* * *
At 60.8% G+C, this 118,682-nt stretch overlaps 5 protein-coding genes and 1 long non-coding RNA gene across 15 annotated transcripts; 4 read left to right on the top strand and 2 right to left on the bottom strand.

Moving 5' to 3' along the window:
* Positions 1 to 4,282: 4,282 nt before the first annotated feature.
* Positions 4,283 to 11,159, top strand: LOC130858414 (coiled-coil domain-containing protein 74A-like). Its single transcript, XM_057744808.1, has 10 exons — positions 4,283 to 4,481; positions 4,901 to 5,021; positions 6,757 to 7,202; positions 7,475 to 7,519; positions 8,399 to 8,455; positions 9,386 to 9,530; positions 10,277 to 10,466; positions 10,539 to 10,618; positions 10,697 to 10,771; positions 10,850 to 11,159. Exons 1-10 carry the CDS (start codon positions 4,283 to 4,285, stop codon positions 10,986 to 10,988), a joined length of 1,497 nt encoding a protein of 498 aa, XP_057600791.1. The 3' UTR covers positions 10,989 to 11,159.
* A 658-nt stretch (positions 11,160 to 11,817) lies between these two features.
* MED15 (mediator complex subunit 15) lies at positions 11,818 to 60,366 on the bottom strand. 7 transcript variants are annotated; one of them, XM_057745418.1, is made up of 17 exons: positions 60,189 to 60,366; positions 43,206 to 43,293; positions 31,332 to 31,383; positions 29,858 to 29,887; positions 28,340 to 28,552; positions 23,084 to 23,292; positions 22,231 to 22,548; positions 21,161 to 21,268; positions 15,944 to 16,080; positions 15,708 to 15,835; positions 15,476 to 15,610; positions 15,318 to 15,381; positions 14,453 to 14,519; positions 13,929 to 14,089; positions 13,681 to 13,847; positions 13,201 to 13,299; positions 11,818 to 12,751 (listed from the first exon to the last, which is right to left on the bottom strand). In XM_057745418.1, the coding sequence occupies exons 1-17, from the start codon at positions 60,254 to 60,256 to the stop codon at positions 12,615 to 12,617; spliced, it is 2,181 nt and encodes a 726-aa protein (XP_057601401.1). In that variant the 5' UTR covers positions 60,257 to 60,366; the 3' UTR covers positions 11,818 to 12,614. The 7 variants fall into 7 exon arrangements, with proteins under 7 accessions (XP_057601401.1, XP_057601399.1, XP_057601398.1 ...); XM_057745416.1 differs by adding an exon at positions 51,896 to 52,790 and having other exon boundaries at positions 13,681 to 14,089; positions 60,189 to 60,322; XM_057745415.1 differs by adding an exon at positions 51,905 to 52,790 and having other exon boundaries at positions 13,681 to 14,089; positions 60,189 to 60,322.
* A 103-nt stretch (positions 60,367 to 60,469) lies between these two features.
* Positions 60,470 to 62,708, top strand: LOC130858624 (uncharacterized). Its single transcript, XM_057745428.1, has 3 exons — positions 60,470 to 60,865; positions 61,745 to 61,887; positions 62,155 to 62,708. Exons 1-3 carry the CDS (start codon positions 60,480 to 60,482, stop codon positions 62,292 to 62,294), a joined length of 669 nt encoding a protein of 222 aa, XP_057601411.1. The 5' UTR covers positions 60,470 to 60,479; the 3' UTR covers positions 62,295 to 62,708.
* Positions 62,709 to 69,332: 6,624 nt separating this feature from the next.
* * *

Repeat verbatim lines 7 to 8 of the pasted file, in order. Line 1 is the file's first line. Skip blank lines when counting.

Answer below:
* A 103-nt stretch (positions 60,367 to 60,469) lies between these two features.
* Positions 60,470 to 62,708, top strand: LOC130858624 (uncharacterized). Its single transcript, XM_057745428.1, has 3 exons — positions 60,470 to 60,865; positions 61,745 to 61,887; positions 62,155 to 62,708. Exons 1-3 carry the CDS (start codon positions 60,480 to 60,482, stop codon positions 62,292 to 62,294), a joined length of 669 nt encoding a protein of 222 aa, XP_057601411.1. The 5' UTR covers positions 60,470 to 60,479; the 3' UTR covers positions 62,295 to 62,708.